Bridje: A Java Framework [ES/EN]
- Project length: 7h 51m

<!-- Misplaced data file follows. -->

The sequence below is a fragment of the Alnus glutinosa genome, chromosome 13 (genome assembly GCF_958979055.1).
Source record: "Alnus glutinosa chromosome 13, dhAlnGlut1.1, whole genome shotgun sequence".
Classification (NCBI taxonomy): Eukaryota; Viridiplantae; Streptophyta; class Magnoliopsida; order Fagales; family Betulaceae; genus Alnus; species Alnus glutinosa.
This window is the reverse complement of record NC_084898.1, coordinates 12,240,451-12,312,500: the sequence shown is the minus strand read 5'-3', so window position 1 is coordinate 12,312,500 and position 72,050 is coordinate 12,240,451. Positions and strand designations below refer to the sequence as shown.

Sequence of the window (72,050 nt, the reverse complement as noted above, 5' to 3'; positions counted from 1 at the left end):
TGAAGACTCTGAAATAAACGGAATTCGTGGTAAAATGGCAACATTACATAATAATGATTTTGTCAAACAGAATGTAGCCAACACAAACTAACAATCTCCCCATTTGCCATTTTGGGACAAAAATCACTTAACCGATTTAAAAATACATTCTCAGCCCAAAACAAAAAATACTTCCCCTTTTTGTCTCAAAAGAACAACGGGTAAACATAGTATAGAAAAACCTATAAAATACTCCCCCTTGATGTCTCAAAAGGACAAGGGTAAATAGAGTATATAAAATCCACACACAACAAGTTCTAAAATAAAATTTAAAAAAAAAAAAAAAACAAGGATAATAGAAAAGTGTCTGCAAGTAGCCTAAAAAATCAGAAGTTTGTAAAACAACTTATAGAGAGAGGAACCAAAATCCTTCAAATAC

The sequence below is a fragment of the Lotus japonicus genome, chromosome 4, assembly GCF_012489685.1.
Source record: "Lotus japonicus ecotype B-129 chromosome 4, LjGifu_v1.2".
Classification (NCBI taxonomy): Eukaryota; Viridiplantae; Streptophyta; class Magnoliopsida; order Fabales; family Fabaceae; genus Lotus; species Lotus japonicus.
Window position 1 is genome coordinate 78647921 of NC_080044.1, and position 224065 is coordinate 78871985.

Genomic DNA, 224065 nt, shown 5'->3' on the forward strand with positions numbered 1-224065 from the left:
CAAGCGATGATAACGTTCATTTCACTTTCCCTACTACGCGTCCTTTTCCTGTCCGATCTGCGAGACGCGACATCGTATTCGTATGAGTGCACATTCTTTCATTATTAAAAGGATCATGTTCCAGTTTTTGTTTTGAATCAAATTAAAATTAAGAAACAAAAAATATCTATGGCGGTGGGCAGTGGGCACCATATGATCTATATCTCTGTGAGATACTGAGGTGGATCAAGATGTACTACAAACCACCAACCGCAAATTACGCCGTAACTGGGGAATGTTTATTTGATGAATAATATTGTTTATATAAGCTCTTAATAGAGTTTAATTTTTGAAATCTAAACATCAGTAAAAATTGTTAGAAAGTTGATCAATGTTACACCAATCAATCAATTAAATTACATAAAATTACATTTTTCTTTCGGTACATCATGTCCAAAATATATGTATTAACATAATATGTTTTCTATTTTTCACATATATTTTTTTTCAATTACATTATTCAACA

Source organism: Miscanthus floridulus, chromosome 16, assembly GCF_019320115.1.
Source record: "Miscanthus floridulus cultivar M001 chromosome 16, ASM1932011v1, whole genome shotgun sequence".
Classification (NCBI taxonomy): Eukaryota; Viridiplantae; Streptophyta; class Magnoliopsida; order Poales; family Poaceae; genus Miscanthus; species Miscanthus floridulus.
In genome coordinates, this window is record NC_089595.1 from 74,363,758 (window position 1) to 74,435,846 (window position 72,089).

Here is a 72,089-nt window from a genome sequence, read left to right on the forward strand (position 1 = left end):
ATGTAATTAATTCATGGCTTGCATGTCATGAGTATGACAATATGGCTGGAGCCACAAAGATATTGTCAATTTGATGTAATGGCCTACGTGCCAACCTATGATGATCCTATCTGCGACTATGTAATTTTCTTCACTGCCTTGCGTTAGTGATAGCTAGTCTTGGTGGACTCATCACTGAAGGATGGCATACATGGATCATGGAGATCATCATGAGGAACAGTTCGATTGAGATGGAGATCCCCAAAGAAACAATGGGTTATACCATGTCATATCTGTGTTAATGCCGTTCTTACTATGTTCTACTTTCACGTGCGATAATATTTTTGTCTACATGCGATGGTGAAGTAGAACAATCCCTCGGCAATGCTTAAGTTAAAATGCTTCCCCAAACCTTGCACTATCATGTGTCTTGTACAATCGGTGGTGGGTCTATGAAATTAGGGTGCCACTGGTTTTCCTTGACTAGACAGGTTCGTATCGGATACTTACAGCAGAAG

Bridje Java Applications Framework. A project that provides a set of Java APIs to be use in Java projects. Bridje can be compared to Spring but it´s more simplistic and lightweight. The project brings you a way of doing things that is not compromised by any JSR. The goals for this project are: Simple: We try to follow the KISS principle, we avoid providing too much ways of resolving the same problem. Reuse: We try to reuse concepts as much as possible in the framework internals and in your apps, so they both use the same things . Minimal: We try to reduce the dependencies of both the framework and your application to the minimum necessary. This means that for many things we make our own implementations instead of using a third-party APIs. Multipurpose: The framework is mean to be use in CLI, desktop and web apps. Standalone: Your applications can run by themselves, no further server or container is needed besides the Java Virtual Machine. Embedded: The APIs are designed to be embedded in your applications and not the other way around. Modular: You must use what you need, and in some case some unavoidable dependencies but you are not force by any means to put in your classpath any library that it´s not absolutely necessary, for the framework or your app. Performance: We try to reduce to the maximum the overhead of the framework and enforce you to use good practices in your app to gain maximum performance Low Memory: By reducing the amount of classes and code, and by enforcing good architectural patterns in your app the memory consumption can decrease a lot. Productivity: We try to reduce to the minimum possible the code that it´s not part of your applications domain logic, without taking away from you the control that you need as a software developer over your code. Robust: We try to enforce encapsulation, static typing and all the nice features that Java as a language has to offer. So not your code, nor the framework itself it´s easily broken. Scalable: We try to enforce practices and patterns that cost you the same amount of hardware resources (more or less) no matter the amount of users you will handle in production. All of these goals are really ambitious, and at many times one or more of them need to be sacrificed in favor of the others, but we think that is a matter of balance and priorities. So the framework will orbit around these principles.